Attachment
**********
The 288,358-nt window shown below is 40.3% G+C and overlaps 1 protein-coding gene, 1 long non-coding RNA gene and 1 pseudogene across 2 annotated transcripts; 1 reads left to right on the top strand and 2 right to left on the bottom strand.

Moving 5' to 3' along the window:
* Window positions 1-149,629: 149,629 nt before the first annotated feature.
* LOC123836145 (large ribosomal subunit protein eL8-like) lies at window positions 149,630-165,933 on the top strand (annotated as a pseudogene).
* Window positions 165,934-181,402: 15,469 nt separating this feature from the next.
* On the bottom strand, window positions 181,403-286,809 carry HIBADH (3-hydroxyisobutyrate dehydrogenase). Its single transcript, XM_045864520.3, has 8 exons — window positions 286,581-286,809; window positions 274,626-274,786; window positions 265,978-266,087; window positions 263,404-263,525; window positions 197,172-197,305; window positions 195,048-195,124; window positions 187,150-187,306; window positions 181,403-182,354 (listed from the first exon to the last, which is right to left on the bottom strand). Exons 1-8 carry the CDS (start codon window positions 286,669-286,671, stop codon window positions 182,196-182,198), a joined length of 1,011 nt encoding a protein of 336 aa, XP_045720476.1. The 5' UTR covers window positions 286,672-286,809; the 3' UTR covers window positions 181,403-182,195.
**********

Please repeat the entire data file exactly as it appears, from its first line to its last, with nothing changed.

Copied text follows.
The 288,358-nt window shown below is 40.3% G+C and overlaps 1 protein-coding gene, 1 long non-coding RNA gene and 1 pseudogene across 2 annotated transcripts; 1 reads left to right on the top strand and 2 right to left on the bottom strand.

Moving 5' to 3' along the window:
* Window positions 1-149,629: 149,629 nt before the first annotated feature.
* LOC123836145 (large ribosomal subunit protein eL8-like) lies at window positions 149,630-165,933 on the top strand (annotated as a pseudogene).
* Window positions 165,934-181,402: 15,469 nt separating this feature from the next.
* On the bottom strand, window positions 181,403-286,809 carry HIBADH (3-hydroxyisobutyrate dehydrogenase). Its single transcript, XM_045864520.3, has 8 exons — window positions 286,581-286,809; window positions 274,626-274,786; window positions 265,978-266,087; window positions 263,404-263,525; window positions 197,172-197,305; window positions 195,048-195,124; window positions 187,150-187,306; window positions 181,403-182,354 (listed from the first exon to the last, which is right to left on the bottom strand). Exons 1-8 carry the CDS (start codon window positions 286,669-286,671, stop codon window positions 182,196-182,198), a joined length of 1,011 nt encoding a protein of 336 aa, XP_045720476.1. The 5' UTR covers window positions 286,672-286,809; the 3' UTR covers window positions 181,403-182,195.